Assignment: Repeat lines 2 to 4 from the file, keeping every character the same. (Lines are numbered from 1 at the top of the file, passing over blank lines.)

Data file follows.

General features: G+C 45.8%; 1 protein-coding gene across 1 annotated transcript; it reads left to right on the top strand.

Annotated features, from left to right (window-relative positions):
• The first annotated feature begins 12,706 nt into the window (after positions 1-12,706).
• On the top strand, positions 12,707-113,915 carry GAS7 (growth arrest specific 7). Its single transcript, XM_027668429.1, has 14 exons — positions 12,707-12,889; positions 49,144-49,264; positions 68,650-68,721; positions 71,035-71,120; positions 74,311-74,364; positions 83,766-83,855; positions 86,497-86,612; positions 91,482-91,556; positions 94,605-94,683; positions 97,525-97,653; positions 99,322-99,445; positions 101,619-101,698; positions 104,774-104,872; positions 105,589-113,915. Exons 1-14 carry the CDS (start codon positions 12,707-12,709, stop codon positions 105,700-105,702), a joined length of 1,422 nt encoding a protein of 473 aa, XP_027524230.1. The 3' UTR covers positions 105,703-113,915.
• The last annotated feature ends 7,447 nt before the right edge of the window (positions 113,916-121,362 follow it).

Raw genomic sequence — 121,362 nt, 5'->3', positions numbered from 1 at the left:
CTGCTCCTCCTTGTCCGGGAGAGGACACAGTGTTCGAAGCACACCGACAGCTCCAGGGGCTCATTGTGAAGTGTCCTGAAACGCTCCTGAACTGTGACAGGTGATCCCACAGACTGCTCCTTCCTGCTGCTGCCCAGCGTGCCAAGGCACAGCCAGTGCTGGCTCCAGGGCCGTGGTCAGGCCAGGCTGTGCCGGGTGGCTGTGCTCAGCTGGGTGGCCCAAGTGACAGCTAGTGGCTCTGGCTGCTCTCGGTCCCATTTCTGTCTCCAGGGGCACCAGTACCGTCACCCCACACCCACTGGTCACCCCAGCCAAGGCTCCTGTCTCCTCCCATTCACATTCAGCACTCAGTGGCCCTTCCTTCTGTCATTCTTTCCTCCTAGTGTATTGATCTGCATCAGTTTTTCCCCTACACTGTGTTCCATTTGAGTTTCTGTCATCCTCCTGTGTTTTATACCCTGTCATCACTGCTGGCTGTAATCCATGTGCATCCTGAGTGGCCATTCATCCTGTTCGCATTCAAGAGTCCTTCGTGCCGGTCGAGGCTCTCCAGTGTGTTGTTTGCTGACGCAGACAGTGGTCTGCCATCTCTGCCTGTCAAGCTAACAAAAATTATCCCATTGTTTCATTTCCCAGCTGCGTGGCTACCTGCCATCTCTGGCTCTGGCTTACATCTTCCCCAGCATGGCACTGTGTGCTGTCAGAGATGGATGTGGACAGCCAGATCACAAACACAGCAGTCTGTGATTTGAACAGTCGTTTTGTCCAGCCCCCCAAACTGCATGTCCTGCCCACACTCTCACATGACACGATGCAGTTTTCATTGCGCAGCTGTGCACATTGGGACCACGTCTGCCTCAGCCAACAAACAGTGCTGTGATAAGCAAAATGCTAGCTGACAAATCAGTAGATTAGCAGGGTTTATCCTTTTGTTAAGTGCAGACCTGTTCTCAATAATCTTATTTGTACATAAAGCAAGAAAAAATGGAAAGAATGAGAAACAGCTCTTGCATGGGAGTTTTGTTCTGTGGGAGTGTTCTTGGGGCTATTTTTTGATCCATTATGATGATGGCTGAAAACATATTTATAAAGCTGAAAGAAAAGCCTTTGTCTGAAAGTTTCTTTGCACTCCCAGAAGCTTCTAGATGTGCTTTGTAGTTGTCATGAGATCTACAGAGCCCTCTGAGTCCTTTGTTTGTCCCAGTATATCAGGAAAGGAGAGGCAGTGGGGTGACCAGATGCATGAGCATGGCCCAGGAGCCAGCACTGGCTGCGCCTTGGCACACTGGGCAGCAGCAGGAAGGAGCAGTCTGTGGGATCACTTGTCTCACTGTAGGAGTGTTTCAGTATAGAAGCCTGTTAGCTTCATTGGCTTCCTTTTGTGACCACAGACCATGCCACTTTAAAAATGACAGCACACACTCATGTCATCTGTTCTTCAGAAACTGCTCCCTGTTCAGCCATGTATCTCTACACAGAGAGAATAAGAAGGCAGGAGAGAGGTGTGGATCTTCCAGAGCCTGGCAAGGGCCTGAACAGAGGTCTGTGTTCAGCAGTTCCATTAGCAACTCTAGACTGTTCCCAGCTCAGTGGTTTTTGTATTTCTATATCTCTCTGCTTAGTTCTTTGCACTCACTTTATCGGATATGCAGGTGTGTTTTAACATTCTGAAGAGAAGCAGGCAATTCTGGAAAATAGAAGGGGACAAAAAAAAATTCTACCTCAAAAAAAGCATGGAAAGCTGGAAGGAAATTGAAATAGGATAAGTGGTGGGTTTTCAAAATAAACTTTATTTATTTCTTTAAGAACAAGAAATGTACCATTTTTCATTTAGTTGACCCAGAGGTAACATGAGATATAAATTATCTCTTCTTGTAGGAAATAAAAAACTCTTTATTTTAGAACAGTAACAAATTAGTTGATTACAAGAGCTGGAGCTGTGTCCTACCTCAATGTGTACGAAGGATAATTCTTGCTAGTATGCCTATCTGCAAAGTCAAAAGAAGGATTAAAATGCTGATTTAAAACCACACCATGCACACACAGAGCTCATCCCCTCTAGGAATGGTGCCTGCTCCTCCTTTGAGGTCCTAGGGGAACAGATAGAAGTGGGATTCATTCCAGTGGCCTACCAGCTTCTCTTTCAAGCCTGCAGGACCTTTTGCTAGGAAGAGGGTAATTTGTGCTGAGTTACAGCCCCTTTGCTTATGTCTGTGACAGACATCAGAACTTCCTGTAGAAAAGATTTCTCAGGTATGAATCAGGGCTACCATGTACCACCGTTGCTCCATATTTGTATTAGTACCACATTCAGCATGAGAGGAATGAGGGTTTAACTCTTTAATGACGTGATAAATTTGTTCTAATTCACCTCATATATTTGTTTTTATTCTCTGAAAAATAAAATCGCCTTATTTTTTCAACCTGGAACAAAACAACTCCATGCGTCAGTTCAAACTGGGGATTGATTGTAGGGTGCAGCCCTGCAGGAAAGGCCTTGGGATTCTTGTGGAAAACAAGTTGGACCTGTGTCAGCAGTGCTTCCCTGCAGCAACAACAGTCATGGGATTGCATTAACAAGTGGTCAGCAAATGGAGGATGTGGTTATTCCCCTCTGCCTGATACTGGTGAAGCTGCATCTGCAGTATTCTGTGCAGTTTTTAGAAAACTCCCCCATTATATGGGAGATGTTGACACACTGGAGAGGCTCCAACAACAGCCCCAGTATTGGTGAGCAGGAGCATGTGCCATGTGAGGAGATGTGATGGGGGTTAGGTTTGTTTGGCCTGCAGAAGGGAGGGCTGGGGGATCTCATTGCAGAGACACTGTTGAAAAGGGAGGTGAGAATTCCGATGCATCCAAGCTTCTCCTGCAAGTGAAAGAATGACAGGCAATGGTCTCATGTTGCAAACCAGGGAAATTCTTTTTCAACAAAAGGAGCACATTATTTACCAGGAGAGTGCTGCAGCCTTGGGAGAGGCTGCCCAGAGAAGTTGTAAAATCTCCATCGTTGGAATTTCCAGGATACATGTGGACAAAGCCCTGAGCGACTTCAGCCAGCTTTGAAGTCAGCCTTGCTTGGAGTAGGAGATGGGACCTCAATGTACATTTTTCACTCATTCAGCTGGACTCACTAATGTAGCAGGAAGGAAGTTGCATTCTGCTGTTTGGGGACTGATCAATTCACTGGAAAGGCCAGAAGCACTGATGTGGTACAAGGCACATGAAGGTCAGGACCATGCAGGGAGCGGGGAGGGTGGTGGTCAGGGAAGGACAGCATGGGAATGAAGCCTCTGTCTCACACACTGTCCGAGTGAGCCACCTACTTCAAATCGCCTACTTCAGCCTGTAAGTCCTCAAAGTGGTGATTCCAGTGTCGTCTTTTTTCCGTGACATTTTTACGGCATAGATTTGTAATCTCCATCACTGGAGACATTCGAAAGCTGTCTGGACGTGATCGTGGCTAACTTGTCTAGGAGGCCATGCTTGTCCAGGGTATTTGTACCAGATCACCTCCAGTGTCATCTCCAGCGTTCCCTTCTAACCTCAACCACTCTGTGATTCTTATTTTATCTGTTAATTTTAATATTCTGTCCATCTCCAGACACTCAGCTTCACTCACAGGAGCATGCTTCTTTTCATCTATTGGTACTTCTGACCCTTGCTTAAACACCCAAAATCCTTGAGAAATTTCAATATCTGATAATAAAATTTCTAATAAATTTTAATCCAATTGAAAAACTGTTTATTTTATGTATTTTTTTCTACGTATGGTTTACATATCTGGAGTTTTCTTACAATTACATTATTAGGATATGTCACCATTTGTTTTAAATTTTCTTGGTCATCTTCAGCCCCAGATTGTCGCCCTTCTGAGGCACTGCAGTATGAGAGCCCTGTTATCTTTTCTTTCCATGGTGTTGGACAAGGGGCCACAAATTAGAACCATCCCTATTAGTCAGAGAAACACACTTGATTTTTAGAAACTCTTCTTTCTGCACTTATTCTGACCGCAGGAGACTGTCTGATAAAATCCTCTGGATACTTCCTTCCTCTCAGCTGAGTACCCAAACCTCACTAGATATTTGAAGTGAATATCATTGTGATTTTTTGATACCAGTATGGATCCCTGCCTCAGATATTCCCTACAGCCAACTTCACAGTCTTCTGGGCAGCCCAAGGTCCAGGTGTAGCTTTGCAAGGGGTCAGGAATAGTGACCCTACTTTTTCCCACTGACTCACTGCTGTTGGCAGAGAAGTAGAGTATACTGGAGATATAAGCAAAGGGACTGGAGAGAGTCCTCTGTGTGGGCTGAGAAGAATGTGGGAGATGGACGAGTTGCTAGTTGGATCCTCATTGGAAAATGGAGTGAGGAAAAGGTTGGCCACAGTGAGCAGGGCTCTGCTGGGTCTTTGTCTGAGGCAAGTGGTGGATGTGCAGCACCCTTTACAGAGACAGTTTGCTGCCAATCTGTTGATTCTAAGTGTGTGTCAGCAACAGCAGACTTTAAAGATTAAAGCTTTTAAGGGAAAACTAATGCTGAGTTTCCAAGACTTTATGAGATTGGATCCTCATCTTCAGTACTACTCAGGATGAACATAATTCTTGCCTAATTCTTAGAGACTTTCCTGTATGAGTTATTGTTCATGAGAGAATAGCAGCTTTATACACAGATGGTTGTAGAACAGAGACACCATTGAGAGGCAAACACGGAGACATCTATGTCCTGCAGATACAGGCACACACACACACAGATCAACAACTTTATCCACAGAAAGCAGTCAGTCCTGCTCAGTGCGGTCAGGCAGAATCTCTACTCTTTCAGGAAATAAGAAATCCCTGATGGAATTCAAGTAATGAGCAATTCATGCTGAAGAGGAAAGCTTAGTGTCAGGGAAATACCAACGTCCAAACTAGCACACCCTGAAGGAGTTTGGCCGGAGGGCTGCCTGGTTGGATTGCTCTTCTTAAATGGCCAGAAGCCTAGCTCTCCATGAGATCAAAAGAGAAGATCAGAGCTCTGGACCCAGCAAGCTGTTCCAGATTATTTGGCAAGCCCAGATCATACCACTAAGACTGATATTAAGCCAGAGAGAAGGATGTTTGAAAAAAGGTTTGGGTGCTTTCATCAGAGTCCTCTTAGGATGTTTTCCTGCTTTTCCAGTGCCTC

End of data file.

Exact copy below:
Annotated features, from left to right (window-relative positions):
• The first annotated feature begins 12,706 nt into the window (after positions 1-12,706).
• On the top strand, positions 12,707-113,915 carry GAS7 (growth arrest specific 7). Its single transcript, XM_027668429.1, has 14 exons — positions 12,707-12,889; positions 49,144-49,264; positions 68,650-68,721; positions 71,035-71,120; positions 74,311-74,364; positions 83,766-83,855; positions 86,497-86,612; positions 91,482-91,556; positions 94,605-94,683; positions 97,525-97,653; positions 99,322-99,445; positions 101,619-101,698; positions 104,774-104,872; positions 105,589-113,915. Exons 1-14 carry the CDS (start codon positions 12,707-12,709, stop codon positions 105,700-105,702), a joined length of 1,422 nt encoding a protein of 473 aa, XP_027524230.1. The 3' UTR covers positions 105,703-113,915.